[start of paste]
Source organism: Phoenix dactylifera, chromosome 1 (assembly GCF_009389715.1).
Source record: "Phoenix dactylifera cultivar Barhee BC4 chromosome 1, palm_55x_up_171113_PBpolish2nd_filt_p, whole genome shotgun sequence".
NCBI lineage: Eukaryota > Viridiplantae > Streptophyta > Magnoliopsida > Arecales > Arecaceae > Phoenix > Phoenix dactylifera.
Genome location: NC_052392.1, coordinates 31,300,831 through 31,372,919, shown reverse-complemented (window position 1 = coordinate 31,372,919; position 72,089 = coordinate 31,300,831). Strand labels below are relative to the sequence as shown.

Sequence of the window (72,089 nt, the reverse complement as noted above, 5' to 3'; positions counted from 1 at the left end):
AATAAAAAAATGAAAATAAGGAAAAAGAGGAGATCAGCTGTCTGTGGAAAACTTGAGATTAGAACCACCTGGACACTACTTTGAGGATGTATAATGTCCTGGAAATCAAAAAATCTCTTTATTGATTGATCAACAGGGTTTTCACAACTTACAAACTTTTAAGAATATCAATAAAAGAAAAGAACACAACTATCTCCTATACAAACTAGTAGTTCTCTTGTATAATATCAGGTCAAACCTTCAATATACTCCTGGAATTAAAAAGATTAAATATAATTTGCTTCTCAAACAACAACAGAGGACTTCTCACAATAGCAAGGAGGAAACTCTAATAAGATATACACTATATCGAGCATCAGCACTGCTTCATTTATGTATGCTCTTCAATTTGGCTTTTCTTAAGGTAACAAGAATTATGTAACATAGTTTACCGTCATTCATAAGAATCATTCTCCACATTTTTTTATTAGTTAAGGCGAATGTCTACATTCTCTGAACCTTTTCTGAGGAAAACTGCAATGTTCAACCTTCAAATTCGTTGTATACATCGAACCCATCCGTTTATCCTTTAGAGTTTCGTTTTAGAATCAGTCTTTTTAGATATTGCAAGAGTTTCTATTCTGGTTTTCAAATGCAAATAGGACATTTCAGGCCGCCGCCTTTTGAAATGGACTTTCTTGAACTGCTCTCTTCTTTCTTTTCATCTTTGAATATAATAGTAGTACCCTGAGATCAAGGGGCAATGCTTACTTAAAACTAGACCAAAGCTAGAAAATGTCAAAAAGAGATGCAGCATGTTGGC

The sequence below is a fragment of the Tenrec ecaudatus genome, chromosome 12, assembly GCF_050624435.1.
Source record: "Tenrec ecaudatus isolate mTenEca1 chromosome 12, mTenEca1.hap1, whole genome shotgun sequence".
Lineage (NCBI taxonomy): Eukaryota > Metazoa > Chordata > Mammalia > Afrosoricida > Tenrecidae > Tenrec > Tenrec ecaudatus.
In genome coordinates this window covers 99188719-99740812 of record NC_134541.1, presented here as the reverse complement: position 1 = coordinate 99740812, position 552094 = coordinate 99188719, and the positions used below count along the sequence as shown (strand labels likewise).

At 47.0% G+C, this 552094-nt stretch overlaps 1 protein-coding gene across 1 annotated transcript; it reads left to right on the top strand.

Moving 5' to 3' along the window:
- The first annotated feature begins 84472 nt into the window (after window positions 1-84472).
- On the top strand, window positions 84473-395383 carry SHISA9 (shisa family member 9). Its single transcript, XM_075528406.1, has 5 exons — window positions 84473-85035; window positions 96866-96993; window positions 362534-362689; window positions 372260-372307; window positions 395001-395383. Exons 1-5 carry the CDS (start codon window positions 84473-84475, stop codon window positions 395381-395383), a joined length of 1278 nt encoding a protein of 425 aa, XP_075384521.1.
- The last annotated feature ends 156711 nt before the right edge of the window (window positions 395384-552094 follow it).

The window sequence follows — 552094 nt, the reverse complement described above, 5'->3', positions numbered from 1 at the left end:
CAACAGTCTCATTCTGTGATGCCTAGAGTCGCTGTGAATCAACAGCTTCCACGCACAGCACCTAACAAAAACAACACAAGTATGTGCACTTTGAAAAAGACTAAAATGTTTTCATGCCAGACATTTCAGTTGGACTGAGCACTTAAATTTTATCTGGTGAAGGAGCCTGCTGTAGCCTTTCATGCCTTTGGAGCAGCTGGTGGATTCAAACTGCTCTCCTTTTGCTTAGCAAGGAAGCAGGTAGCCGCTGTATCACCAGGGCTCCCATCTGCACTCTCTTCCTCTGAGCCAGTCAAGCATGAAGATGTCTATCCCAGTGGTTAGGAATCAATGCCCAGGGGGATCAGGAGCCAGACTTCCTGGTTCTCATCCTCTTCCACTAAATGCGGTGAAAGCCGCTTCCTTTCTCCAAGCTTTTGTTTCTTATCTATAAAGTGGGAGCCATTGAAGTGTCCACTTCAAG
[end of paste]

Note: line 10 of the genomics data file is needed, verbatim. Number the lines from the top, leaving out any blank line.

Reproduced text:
In genome coordinates this window covers 99188719-99740812 of record NC_134541.1, presented here as the reverse complement: position 1 = coordinate 99740812, position 552094 = coordinate 99188719, and the positions used below count along the sequence as shown (strand labels likewise).